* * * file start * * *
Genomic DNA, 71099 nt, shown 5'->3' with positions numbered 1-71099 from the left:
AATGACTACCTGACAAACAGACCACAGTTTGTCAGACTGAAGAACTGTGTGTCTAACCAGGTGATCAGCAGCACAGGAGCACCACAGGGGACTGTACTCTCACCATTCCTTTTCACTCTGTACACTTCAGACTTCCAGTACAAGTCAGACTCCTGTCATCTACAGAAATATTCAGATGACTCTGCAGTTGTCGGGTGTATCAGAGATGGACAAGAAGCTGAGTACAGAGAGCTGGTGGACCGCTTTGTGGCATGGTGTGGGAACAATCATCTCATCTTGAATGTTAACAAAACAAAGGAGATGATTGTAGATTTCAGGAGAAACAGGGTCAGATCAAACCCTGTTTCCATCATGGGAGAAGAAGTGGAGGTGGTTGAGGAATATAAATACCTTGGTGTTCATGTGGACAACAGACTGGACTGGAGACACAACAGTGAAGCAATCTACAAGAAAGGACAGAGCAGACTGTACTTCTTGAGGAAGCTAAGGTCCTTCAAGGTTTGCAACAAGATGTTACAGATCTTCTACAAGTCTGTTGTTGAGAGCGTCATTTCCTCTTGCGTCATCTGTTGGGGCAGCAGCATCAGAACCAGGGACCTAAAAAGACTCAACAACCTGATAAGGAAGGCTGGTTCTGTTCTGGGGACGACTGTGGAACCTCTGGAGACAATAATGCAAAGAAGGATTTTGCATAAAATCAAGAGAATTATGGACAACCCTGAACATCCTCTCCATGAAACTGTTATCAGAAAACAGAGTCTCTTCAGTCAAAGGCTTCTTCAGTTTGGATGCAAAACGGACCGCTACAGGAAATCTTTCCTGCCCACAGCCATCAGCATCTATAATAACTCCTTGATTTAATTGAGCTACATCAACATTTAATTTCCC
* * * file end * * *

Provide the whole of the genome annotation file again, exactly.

Genomic DNA, 71099 nt, shown 5'->3' with positions numbered 1-71099 from the left:
AATGACTACCTGACAAACAGACCACAGTTTGTCAGACTGAAGAACTGTGTGTCTAACCAGGTGATCAGCAGCACAGGAGCACCACAGGGGACTGTACTCTCACCATTCCTTTTCACTCTGTACACTTCAGACTTCCAGTACAAGTCAGACTCCTGTCATCTACAGAAATATTCAGATGACTCTGCAGTTGTCGGGTGTATCAGAGATGGACAAGAAGCTGAGTACAGAGAGCTGGTGGACCGCTTTGTGGCATGGTGTGGGAACAATCATCTCATCTTGAATGTTAACAAAACAAAGGAGATGATTGTAGATTTCAGGAGAAACAGGGTCAGATCAAACCCTGTTTCCATCATGGGAGAAGAAGTGGAGGTGGTTGAGGAATATAAATACCTTGGTGTTCATGTGGACAACAGACTGGACTGGAGACACAACAGTGAAGCAATCTACAAGAAAGGACAGAGCAGACTGTACTTCTTGAGGAAGCTAAGGTCCTTCAAGGTTTGCAACAAGATGTTACAGATCTTCTACAAGTCTGTTGTTGAGAGCGTCATTTCCTCTTGCGTCATCTGTTGGGGCAGCAGCATCAGAACCAGGGACCTAAAAAGACTCAACAACCTGATAAGGAAGGCTGGTTCTGTTCTGGGGACGACTGTGGAACCTCTGGAGACAATAATGCAAAGAAGGATTTTGCATAAAATCAAGAGAATTATGGACAACCCTGAACATCCTCTCCATGAAACTGTTATCAGAAAACAGAGTCTCTTCAGTCAAAGGCTTCTTCAGTTTGGATGCAAAACGGACCGCTACAGGAAATCTTTCCTGCCCACAGCCATCAGCATCTATAATAACTCCTTGATTTAATTGAGCTACATCAACATTTAATTTCCC